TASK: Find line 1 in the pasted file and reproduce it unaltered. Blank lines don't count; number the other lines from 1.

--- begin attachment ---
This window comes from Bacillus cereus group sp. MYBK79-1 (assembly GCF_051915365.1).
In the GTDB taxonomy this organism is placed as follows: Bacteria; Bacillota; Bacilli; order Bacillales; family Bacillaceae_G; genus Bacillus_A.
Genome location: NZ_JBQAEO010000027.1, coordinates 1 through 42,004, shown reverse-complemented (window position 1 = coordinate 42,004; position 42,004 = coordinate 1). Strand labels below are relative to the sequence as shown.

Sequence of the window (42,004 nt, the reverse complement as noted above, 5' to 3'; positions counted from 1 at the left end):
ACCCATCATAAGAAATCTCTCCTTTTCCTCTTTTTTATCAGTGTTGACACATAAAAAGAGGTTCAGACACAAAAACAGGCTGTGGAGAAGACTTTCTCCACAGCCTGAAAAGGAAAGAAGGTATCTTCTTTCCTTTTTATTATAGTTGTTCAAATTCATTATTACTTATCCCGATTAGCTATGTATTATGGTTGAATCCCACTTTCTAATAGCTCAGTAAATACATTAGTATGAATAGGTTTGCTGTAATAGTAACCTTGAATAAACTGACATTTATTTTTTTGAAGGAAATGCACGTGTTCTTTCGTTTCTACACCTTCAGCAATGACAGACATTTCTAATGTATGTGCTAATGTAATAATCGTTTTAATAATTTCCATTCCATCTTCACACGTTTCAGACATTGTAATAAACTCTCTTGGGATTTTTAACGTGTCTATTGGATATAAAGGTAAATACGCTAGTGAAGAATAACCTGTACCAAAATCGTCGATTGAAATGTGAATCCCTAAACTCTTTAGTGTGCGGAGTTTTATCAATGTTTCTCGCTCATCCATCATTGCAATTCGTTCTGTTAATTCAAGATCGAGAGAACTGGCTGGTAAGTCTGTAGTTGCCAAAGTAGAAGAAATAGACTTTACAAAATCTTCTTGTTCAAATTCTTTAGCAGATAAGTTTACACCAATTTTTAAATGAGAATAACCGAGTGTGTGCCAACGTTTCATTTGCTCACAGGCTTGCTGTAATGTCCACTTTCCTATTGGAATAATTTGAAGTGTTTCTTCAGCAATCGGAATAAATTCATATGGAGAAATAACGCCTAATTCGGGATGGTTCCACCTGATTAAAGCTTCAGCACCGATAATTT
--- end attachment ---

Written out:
This window comes from Bacillus cereus group sp. MYBK79-1 (assembly GCF_051915365.1).